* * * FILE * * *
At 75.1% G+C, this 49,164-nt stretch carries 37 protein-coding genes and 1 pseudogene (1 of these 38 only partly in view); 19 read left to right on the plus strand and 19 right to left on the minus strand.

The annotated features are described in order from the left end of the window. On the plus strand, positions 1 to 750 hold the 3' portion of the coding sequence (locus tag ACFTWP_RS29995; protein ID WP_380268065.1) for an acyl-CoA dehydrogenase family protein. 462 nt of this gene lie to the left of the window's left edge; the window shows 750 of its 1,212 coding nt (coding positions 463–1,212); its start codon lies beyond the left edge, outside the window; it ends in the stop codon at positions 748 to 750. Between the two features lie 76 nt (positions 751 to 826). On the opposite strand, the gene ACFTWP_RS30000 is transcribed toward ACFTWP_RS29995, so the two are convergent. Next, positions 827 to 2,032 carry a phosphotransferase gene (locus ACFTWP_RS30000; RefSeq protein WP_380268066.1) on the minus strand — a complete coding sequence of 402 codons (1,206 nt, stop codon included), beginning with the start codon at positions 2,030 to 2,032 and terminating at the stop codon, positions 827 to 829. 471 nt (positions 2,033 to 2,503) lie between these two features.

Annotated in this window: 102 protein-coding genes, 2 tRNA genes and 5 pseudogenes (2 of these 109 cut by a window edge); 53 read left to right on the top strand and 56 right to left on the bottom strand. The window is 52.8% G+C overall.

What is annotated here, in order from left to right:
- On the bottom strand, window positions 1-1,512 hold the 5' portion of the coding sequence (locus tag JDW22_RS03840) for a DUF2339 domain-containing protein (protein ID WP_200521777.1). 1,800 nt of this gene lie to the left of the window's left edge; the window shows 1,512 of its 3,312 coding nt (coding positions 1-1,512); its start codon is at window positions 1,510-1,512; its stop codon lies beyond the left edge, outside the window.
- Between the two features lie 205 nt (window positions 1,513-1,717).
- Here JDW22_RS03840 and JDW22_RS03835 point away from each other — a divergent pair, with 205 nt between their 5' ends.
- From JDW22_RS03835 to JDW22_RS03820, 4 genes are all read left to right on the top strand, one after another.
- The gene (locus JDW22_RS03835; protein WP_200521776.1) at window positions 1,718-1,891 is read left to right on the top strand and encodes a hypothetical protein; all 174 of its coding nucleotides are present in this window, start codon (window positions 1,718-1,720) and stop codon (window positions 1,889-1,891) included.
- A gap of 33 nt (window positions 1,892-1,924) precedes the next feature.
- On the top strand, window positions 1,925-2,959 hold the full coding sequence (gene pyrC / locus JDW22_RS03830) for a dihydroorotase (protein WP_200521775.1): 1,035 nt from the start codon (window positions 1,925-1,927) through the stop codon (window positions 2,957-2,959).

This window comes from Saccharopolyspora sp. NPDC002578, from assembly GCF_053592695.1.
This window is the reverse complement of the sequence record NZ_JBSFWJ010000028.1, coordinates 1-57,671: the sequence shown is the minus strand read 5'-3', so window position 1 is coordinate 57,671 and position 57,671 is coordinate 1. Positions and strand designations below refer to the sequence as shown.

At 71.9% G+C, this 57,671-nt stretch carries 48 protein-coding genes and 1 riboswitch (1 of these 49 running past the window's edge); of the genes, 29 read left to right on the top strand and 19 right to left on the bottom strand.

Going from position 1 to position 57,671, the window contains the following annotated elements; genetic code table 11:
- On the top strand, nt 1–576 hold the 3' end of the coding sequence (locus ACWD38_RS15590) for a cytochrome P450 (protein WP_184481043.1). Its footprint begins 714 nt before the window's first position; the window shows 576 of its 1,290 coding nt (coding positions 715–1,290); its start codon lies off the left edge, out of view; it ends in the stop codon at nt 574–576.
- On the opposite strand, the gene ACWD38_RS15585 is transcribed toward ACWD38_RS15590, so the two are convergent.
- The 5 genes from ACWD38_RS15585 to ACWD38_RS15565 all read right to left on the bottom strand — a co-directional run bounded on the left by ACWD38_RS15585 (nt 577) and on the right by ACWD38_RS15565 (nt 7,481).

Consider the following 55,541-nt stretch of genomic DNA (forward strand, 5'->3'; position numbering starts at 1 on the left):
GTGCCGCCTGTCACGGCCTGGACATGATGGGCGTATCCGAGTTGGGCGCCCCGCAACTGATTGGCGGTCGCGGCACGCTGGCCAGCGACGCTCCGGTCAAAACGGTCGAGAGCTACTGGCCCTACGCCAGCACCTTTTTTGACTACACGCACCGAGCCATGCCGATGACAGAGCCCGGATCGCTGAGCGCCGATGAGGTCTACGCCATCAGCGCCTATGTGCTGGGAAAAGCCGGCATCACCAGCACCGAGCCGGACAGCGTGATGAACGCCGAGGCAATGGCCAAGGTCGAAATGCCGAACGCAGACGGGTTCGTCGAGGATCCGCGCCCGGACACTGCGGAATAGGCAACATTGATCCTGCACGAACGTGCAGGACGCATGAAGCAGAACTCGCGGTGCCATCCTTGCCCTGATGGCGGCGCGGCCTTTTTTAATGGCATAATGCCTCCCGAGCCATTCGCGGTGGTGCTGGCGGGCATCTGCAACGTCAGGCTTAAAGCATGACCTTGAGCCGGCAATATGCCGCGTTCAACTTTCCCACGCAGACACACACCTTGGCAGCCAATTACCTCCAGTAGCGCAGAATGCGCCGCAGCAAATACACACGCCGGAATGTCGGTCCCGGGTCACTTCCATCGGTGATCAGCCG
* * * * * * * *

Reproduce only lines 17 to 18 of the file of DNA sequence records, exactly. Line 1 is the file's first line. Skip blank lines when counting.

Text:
- On the opposite strand, the gene ACWD38_RS15585 is transcribed toward ACWD38_RS15590, so the two are convergent.
- The 5 genes from ACWD38_RS15585 to ACWD38_RS15565 all read right to left on the bottom strand — a co-directional run bounded on the left by ACWD38_RS15585 (nt 577) and on the right by ACWD38_RS15565 (nt 7,481).